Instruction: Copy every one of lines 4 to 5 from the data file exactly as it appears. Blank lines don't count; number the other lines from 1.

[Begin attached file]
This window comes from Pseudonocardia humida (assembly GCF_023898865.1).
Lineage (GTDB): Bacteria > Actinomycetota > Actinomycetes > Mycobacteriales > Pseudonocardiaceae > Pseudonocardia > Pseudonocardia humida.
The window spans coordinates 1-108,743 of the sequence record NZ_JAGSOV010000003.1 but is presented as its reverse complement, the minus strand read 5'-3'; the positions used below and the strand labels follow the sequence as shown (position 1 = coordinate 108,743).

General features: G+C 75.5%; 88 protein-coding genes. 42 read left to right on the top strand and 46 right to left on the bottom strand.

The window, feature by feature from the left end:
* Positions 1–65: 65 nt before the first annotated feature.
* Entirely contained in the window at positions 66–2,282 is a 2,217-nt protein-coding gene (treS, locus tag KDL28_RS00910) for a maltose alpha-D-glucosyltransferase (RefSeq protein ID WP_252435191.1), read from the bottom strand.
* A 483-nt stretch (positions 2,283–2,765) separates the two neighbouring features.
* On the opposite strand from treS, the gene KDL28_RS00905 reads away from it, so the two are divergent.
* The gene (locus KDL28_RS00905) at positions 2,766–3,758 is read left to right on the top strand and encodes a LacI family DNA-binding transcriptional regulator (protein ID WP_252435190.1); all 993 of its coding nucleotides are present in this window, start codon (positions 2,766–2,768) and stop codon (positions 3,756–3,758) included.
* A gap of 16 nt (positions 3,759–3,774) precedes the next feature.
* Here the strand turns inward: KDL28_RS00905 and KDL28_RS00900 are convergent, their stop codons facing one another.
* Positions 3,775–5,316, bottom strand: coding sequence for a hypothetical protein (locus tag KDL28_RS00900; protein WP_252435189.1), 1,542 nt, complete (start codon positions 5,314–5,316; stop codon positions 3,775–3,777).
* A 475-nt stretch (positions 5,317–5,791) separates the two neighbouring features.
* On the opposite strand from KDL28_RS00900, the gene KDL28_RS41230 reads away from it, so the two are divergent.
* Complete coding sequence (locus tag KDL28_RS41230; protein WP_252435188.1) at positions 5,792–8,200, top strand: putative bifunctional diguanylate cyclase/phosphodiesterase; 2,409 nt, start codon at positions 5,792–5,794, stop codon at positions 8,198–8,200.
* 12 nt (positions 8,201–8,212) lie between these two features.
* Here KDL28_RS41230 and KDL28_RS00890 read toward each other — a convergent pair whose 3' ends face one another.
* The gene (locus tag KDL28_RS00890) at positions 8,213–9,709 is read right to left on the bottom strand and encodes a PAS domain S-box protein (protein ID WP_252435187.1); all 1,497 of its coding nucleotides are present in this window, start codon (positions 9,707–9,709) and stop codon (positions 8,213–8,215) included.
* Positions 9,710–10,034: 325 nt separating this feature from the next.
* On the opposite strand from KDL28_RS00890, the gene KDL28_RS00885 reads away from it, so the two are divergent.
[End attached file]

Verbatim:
General features: G+C 75.5%; 88 protein-coding genes. 42 read left to right on the top strand and 46 right to left on the bottom strand.

The window, feature by feature from the left end: